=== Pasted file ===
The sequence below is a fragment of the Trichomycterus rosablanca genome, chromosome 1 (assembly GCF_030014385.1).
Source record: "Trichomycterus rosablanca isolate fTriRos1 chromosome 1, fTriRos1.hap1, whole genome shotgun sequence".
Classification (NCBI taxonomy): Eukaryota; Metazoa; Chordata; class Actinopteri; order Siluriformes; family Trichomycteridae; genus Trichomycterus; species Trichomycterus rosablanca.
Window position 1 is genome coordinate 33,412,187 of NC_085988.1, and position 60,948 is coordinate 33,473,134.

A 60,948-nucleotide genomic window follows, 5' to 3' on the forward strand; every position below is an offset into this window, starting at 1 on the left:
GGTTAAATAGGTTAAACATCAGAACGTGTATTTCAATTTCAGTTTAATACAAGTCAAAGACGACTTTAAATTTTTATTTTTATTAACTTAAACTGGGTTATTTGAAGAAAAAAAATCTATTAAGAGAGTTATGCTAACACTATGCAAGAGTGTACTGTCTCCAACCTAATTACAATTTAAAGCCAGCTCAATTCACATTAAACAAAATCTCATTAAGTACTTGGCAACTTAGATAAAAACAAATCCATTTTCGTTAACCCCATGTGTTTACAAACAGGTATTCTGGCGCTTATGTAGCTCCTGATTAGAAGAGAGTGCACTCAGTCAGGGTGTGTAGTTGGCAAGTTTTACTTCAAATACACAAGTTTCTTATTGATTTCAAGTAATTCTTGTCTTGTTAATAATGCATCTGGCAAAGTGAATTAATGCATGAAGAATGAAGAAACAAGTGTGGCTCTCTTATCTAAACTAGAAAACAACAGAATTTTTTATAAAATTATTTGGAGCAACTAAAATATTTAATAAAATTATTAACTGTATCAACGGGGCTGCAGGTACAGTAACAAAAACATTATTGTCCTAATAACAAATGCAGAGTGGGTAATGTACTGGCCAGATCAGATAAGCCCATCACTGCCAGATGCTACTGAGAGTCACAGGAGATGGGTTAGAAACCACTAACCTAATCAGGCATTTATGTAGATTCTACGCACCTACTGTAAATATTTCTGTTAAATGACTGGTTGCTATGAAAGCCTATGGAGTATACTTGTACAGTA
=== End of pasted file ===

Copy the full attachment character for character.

The sequence below is a fragment of the Trichomycterus rosablanca genome, chromosome 1 (assembly GCF_030014385.1).
Source record: "Trichomycterus rosablanca isolate fTriRos1 chromosome 1, fTriRos1.hap1, whole genome shotgun sequence".
Classification (NCBI taxonomy): Eukaryota; Metazoa; Chordata; class Actinopteri; order Siluriformes; family Trichomycteridae; genus Trichomycterus; species Trichomycterus rosablanca.
Window position 1 is genome coordinate 33,412,187 of NC_085988.1, and position 60,948 is coordinate 33,473,134.

A 60,948-nucleotide genomic window follows, 5' to 3' on the forward strand; every position below is an offset into this window, starting at 1 on the left:
GGTTAAATAGGTTAAACATCAGAACGTGTATTTCAATTTCAGTTTAATACAAGTCAAAGACGACTTTAAATTTTTATTTTTATTAACTTAAACTGGGTTATTTGAAGAAAAAAAATCTATTAAGAGAGTTATGCTAACACTATGCAAGAGTGTACTGTCTCCAACCTAATTACAATTTAAAGCCAGCTCAATTCACATTAAACAAAATCTCATTAAGTACTTGGCAACTTAGATAAAAACAAATCCATTTTCGTTAACCCCATGTGTTTACAAACAGGTATTCTGGCGCTTATGTAGCTCCTGATTAGAAGAGAGTGCACTCAGTCAGGGTGTGTAGTTGGCAAGTTTTACTTCAAATACACAAGTTTCTTATTGATTTCAAGTAATTCTTGTCTTGTTAATAATGCATCTGGCAAAGTGAATTAATGCATGAAGAATGAAGAAACAAGTGTGGCTCTCTTATCTAAACTAGAAAACAACAGAATTTTTTATAAAATTATTTGGAGCAACTAAAATATTTAATAAAATTATTAACTGTATCAACGGGGCTGCAGGTACAGTAACAAAAACATTATTGTCCTAATAACAAATGCAGAGTGGGTAATGTACTGGCCAGATCAGATAAGCCCATCACTGCCAGATGCTACTGAGAGTCACAGGAGATGGGTTAGAAACCACTAACCTAATCAGGCATTTATGTAGATTCTACGCACCTACTGTAAATATTTCTGTTAAATGACTGGTTGCTATGAAAGCCTATGGAGTATACTTGTACAGTA